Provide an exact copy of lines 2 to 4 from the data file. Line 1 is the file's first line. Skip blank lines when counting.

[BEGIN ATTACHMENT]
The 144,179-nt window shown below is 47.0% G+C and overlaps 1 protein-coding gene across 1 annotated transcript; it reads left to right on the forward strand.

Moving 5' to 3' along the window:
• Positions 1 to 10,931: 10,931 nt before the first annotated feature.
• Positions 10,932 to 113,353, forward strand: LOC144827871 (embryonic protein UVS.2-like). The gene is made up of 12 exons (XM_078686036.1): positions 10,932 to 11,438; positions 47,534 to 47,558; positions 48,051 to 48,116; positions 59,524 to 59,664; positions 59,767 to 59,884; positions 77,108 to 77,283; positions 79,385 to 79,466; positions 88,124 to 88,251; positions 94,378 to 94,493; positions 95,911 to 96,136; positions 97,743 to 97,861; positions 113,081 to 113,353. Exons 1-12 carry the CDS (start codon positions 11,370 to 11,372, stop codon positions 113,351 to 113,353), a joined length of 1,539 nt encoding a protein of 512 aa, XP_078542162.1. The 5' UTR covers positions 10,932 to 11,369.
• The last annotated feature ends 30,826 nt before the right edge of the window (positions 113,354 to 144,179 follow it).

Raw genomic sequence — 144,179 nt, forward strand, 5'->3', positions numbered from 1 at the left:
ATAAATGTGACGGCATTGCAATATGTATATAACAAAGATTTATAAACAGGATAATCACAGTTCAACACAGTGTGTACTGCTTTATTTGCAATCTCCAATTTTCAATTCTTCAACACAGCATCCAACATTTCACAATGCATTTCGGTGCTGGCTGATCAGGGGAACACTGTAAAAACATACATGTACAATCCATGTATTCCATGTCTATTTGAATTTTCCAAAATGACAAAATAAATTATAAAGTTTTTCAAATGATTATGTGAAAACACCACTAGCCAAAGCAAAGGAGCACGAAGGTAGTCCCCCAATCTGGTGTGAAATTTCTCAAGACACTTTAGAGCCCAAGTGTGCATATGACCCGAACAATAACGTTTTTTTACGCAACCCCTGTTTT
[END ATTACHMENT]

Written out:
Moving 5' to 3' along the window:
• Positions 1 to 10,931: 10,931 nt before the first annotated feature.
• Positions 10,932 to 113,353, forward strand: LOC144827871 (embryonic protein UVS.2-like). The gene is made up of 12 exons (XM_078686036.1): positions 10,932 to 11,438; positions 47,534 to 47,558; positions 48,051 to 48,116; positions 59,524 to 59,664; positions 59,767 to 59,884; positions 77,108 to 77,283; positions 79,385 to 79,466; positions 88,124 to 88,251; positions 94,378 to 94,493; positions 95,911 to 96,136; positions 97,743 to 97,861; positions 113,081 to 113,353. Exons 1-12 carry the CDS (start codon positions 11,370 to 11,372, stop codon positions 113,351 to 113,353), a joined length of 1,539 nt encoding a protein of 512 aa, XP_078542162.1. The 5' UTR covers positions 10,932 to 11,369.